Why is it important to practice gratitude? Over the last 10 or so years, hundreds of studies have documented the social, physical, and psychological benefits of gratitude. Research suggests these benefits are available to most anyone who practices gratitude, even in the midst of adversity. Here are some of the top research-based reasons for practicing gratitude:

Gratitude brings us happiness: Research has proven that practicing gratitude is one of the most reliable methods for increasing happiness and life satisfaction. It helps boost feelings of optimism, joy, pleasure, enthusiasm, and other positive emotions.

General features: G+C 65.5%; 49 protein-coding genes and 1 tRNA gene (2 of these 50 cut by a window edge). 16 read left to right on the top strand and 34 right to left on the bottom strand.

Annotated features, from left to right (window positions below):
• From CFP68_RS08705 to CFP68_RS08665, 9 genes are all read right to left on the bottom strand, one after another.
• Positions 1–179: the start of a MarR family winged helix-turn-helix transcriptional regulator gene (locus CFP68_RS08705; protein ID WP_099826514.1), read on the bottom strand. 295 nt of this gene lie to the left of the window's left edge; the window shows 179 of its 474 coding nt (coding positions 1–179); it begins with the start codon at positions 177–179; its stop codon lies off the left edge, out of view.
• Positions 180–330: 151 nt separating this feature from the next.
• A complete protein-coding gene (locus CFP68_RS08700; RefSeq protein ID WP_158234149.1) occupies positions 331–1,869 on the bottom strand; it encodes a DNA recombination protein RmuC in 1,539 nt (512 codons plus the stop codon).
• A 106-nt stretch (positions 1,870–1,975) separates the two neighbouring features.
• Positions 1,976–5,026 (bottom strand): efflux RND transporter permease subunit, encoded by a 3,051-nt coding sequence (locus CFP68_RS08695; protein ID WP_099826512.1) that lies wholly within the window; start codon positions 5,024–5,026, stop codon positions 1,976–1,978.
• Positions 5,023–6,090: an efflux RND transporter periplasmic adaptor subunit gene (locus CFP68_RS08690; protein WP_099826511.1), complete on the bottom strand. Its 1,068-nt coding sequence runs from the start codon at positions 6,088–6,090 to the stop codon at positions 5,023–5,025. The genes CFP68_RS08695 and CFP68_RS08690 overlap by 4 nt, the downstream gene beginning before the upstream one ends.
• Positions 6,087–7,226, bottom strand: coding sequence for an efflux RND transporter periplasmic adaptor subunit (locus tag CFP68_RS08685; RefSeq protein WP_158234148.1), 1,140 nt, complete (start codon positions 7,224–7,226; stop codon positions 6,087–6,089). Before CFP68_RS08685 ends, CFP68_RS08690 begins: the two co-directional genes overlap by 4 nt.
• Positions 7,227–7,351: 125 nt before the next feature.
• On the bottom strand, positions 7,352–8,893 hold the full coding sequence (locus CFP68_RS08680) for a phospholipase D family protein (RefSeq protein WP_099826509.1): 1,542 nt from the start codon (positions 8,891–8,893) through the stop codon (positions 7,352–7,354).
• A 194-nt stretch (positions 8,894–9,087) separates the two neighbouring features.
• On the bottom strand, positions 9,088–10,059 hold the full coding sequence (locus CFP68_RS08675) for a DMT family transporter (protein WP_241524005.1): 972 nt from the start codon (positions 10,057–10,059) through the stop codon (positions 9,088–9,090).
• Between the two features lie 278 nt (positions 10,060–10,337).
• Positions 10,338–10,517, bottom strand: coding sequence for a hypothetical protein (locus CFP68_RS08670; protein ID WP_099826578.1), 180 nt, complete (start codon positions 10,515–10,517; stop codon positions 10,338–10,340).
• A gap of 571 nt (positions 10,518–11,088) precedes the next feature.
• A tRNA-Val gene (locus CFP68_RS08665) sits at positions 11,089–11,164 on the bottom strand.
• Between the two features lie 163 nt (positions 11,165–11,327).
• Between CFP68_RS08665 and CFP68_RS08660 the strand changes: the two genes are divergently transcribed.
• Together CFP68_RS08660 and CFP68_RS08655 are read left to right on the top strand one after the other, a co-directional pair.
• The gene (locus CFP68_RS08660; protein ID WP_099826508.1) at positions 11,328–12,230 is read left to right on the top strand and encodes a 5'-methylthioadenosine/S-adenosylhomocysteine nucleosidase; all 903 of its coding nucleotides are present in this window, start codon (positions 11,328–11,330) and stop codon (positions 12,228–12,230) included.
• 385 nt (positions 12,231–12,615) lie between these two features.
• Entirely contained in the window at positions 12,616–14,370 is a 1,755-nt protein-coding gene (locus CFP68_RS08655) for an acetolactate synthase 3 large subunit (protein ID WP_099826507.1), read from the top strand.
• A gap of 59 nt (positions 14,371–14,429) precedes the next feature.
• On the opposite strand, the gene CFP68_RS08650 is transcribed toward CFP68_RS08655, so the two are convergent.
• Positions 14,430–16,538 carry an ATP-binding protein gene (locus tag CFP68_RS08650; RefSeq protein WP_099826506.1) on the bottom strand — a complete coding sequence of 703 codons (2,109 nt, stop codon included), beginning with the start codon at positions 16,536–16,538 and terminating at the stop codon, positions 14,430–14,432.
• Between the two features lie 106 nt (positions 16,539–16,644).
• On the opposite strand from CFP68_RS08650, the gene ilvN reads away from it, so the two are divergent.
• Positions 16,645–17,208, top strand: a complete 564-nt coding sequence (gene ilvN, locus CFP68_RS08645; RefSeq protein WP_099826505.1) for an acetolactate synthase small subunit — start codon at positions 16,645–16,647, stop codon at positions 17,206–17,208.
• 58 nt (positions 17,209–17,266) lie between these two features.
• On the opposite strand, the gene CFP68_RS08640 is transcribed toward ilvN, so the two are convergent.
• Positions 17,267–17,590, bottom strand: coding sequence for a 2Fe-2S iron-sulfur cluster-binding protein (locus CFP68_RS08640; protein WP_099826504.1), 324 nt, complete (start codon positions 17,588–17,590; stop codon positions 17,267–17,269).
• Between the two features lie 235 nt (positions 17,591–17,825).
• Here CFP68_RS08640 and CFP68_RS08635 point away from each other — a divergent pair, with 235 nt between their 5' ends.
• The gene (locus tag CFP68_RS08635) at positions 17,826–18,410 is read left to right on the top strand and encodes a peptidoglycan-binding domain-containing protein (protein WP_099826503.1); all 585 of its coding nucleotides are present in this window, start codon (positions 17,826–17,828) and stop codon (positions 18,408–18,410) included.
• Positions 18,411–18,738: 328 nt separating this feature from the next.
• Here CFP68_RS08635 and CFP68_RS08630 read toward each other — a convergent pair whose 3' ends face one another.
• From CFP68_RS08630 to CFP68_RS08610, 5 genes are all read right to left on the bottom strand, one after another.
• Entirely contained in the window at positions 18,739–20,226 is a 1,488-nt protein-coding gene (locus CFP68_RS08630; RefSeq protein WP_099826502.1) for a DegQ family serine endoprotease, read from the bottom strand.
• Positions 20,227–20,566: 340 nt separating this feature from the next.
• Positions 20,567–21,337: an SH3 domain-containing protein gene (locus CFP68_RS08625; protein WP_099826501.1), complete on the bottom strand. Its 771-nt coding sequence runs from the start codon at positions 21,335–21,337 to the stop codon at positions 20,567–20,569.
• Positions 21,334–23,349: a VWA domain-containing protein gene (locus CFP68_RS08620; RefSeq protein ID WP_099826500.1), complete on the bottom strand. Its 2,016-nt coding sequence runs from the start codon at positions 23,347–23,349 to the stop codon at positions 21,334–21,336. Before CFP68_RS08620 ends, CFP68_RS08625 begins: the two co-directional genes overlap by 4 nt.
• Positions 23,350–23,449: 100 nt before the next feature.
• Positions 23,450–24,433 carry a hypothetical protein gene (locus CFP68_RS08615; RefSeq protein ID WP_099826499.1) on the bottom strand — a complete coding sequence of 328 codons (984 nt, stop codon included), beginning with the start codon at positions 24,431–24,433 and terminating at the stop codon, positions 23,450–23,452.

• It helps reduce anxiety and depression.
  • Gratitude is good for our bodies: Studies by Emmons and his colleague Michael McCullough suggest gratitude strengthens the immune system, lowers blood pressure, reduces symptoms of illness, and makes us less bothered by aches and pains. It can also encourage us to take better care of our health.
  • Grateful people tend to log better sleep, including getting more hours of sleep each night, spending less time awake before falling asleep, and feeling more refreshed upon awakening.
  • Gratitude promotes forgiveness.
  • Gratitude makes us more resilient: It has been found to help people recover from traumatic events, including war veterans with PTSD.
  • Gratitude helps to strengthen relationships and makes them more satisfying: It makes us feel closer and more committed to friends, family members and romantic partners.
  • Gratitude makes us want to "pay it forward": Grateful people tend to be more helpful, altruistic, and compassionate than those who are not. [2]